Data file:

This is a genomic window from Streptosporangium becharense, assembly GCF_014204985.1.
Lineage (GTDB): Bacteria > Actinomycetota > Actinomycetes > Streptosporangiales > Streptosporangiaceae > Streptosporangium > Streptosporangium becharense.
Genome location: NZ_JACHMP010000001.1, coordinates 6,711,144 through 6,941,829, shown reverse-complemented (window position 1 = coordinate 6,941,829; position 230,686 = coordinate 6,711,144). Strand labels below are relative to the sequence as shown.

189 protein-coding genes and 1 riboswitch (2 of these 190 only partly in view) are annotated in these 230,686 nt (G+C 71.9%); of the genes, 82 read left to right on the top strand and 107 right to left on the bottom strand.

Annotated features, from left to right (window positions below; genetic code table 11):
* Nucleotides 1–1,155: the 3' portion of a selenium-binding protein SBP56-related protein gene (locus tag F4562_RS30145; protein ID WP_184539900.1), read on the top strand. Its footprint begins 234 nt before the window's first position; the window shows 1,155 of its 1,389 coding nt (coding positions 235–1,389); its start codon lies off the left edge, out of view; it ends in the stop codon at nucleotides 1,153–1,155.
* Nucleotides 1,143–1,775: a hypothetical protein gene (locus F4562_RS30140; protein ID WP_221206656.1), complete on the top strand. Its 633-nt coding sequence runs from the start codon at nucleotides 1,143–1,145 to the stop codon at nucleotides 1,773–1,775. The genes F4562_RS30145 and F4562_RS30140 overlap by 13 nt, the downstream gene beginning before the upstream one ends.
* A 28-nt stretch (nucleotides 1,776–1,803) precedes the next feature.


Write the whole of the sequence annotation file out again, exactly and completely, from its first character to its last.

This is a genomic window from Streptosporangium becharense, assembly GCF_014204985.1.
Lineage (GTDB): Bacteria > Actinomycetota > Actinomycetes > Streptosporangiales > Streptosporangiaceae > Streptosporangium > Streptosporangium becharense.
Genome location: NZ_JACHMP010000001.1, coordinates 6,711,144 through 6,941,829, shown reverse-complemented (window position 1 = coordinate 6,941,829; position 230,686 = coordinate 6,711,144). Strand labels below are relative to the sequence as shown.

189 protein-coding genes and 1 riboswitch (2 of these 190 only partly in view) are annotated in these 230,686 nt (G+C 71.9%); of the genes, 82 read left to right on the top strand and 107 right to left on the bottom strand.

Annotated features, from left to right (window positions below; genetic code table 11):
* Nucleotides 1–1,155: the 3' portion of a selenium-binding protein SBP56-related protein gene (locus tag F4562_RS30145; protein ID WP_184539900.1), read on the top strand. Its footprint begins 234 nt before the window's first position; the window shows 1,155 of its 1,389 coding nt (coding positions 235–1,389); its start codon lies off the left edge, out of view; it ends in the stop codon at nucleotides 1,153–1,155.
* Nucleotides 1,143–1,775: a hypothetical protein gene (locus F4562_RS30140; protein ID WP_221206656.1), complete on the top strand. Its 633-nt coding sequence runs from the start codon at nucleotides 1,143–1,145 to the stop codon at nucleotides 1,773–1,775. The genes F4562_RS30145 and F4562_RS30140 overlap by 13 nt, the downstream gene beginning before the upstream one ends.
* A 28-nt stretch (nucleotides 1,776–1,803) precedes the next feature.